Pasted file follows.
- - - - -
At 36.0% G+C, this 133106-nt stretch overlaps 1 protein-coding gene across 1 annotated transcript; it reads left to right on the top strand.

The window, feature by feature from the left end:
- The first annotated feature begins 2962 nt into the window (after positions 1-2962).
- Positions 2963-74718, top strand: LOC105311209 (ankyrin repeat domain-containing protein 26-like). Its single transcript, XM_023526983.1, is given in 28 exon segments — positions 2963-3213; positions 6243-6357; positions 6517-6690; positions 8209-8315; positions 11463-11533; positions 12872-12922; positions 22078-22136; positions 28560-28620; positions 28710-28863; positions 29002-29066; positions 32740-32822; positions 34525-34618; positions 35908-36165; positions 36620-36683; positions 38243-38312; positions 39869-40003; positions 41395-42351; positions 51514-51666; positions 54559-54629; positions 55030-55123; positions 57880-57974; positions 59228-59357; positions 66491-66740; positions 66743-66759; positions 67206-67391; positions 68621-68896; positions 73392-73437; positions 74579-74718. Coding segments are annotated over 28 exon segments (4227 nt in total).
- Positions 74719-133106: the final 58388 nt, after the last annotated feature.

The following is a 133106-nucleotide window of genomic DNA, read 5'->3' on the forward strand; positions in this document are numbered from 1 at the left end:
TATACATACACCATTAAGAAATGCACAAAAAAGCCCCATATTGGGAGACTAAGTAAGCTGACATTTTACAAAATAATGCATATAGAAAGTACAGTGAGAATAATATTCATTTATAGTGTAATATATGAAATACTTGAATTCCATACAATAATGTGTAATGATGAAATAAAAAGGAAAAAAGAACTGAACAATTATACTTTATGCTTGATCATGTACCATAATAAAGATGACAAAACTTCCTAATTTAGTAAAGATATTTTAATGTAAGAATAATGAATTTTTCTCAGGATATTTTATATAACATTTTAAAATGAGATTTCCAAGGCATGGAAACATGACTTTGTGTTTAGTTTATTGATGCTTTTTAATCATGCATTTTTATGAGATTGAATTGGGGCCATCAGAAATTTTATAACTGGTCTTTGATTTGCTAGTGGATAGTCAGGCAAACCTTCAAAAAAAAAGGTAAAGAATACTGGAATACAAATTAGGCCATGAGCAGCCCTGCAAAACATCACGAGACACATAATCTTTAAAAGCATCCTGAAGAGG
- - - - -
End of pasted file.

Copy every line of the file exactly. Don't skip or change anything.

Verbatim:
At 36.0% G+C, this 133106-nt stretch overlaps 1 protein-coding gene across 1 annotated transcript; it reads left to right on the top strand.

The window, feature by feature from the left end:
- The first annotated feature begins 2962 nt into the window (after positions 1-2962).
- Positions 2963-74718, top strand: LOC105311209 (ankyrin repeat domain-containing protein 26-like). Its single transcript, XM_023526983.1, is given in 28 exon segments — positions 2963-3213; positions 6243-6357; positions 6517-6690; positions 8209-8315; positions 11463-11533; positions 12872-12922; positions 22078-22136; positions 28560-28620; positions 28710-28863; positions 29002-29066; positions 32740-32822; positions 34525-34618; positions 35908-36165; positions 36620-36683; positions 38243-38312; positions 39869-40003; positions 41395-42351; positions 51514-51666; positions 54559-54629; positions 55030-55123; positions 57880-57974; positions 59228-59357; positions 66491-66740; positions 66743-66759; positions 67206-67391; positions 68621-68896; positions 73392-73437; positions 74579-74718. Coding segments are annotated over 28 exon segments (4227 nt in total).
- Positions 74719-133106: the final 58388 nt, after the last annotated feature.

The following is a 133106-nucleotide window of genomic DNA, read 5'->3' on the forward strand; positions in this document are numbered from 1 at the left end:
TATACATACACCATTAAGAAATGCACAAAAAAGCCCCATATTGGGAGACTAAGTAAGCTGACATTTTACAAAATAATGCATATAGAAAGTACAGTGAGAATAATATTCATTTATAGTGTAATATATGAAATACTTGAATTCCATACAATAATGTGTAATGATGAAATAAAAAGGAAAAAAGAACTGAACAATTATACTTTATGCTTGATCATGTACCATAATAAAGATGACAAAACTTCCTAATTTAGTAAAGATATTTTAATGTAAGAATAATGAATTTTTCTCAGGATATTTTATATAACATTTTAAAATGAGATTTCCAAGGCATGGAAACATGACTTTGTGTTTAGTTTATTGATGCTTTTTAATCATGCATTTTTATGAGATTGAATTGGGGCCATCAGAAATTTTATAACTGGTCTTTGATTTGCTAGTGGATAGTCAGGCAAACCTTCAAAAAAAAAGGTAAAGAATACTGGAATACAAATTAGGCCATGAGCAGCCCTGCAAAACATCACGAGACACATAATCTTTAAAAGCATCCTGAAGAGG